A zero-day exploit targeting one of the latest Microsoft flaws was publicly announced Tuesday, but don't worry -- there are workarounds, says a security expert.
That exploit, says its creator, "demonstrates the enormously elaborate methods required to defeat the current security mechanisms in place in both Microsoft Windows XP SP2 and Internet Explorer 6.00 SP2 fully patched." The malcode targets Internet Explorer on all Windows versions from 95 to XP SP2. Simply clicking on an image turns into a series of events that plants a file on the system and executes it, thereby compromising the system and enabling the forced installation of anything from spyware to keyloggers, worms and Trojans.
Hacker http-equiv posted detailed exploit code to the Full-Disclosure mailing list Tuesday night, just one week after Microsoft announced a record number of 10 security bulletins, seven of them critical. The bulletins aim to patch a total of 22 newly discovered vulnerabilities One of those, MS04-038, is a cumulative security update for Internet Explorer, fixing several vulnerabilities an attacker could use to take over machines.
Unfortunately, other attack vectors can still be used to exploit the flaw. Thor Larholm, a senior security researcher at PivX Solutions in Newport Beach, Calif., explained that though Microsoft used XP SP2 to tighten down the Local Machine Zone with the recommendations PivX Labs made in 2003, the "LMZ lockdown has a per-process exception list in which HTML Help is included."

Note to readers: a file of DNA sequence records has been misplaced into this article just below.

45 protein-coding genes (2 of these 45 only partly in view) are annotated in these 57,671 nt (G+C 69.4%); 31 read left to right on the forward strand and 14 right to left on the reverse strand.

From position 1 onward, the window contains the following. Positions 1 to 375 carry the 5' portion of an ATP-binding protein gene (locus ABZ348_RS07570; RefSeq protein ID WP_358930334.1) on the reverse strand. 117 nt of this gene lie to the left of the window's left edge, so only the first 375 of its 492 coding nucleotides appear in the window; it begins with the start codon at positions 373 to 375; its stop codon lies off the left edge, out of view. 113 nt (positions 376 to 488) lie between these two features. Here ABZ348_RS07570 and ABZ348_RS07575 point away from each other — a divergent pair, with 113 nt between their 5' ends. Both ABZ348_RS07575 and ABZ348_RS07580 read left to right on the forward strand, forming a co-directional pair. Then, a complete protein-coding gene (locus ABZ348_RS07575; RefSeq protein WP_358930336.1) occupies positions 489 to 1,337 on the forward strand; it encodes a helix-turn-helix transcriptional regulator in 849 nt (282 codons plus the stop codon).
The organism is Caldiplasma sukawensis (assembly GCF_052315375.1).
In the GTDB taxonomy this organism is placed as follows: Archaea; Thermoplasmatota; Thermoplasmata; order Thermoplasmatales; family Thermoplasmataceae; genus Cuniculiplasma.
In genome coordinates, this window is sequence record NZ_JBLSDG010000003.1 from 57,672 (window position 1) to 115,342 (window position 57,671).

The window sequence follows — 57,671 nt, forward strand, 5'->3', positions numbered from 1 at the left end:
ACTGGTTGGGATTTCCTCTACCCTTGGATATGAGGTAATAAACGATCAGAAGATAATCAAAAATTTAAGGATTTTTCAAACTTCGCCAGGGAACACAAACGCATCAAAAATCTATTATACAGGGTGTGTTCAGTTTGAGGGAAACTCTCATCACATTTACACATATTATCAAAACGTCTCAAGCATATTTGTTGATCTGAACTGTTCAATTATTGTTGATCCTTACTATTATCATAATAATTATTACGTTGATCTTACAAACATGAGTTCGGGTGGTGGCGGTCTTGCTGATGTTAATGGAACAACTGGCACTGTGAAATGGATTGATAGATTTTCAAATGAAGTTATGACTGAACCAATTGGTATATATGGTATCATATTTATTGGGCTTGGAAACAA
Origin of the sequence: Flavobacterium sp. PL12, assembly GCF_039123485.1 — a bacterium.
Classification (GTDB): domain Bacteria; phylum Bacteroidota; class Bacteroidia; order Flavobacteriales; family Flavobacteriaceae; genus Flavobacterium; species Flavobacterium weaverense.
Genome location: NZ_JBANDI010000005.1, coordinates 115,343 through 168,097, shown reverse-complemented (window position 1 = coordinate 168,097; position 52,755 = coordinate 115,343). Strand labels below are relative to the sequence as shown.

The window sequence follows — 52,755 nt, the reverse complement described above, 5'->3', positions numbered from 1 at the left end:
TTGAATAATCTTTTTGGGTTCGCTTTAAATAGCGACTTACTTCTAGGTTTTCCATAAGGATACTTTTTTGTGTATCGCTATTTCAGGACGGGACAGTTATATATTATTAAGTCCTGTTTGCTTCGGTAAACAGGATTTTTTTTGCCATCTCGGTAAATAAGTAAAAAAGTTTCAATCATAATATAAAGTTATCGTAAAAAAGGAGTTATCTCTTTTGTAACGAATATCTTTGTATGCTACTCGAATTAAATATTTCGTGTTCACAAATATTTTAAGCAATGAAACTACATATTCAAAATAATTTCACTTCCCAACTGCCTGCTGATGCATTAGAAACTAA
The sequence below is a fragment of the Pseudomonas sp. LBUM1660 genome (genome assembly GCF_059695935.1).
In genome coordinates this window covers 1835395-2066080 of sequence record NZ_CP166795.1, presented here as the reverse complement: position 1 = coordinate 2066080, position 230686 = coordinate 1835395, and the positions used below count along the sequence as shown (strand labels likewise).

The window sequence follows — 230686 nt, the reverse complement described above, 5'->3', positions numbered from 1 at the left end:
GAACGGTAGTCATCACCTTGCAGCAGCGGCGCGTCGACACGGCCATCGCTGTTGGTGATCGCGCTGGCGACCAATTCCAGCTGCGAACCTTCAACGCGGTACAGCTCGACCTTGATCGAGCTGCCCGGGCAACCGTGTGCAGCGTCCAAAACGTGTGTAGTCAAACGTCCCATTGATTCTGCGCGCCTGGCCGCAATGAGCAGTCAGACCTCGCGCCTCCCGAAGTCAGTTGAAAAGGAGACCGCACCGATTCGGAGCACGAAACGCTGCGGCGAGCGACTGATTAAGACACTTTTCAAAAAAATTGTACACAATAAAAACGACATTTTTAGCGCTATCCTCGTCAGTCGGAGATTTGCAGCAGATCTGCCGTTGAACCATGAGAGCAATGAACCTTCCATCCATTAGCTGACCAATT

"I successfully reproduced this exploit on a fully patched XP SP2 installation and can verify that [the exploit] is planted locally after which HTML Help is used to launch it and circumvent the XP SP2 browser security improvements, compromising the system," Larholm said in an e-mail interview. "MS04-038 does not patch the Drag'n'Drop problem directly, instead it tries to prevent its use by limiting the types of files that can be used in DYNSRC. As http-equiv demonstrates in his original post, this restriction could be circumvented."
No patch is available yet from Microsoft, but Larholm has a recommendation: "Setting the Kill Bit on the Shell.Explorer ActiveX object prevents IE from referencing local directories in a window object, whether it's through AnchorClick behavior or some other approach. Setting the kill bit only affects the use of Shell.Explorer inside Internet Explorer and will not have any negative side effects. We have had this in production use on thousands of client systems for months without any reports of functionality impact."
"As to disclosure," http-equiv said in an e-mail interview, "[the exploit] is pretty well by design to be interactive enough to not be considered a 'threat' as I see it and I am sure others will not share that viewpoint. Having focused for years on actual non-interactive (no user input other than viewing an e-mail or Web site) remote compromises, this designed demo requiring user input is basically boring."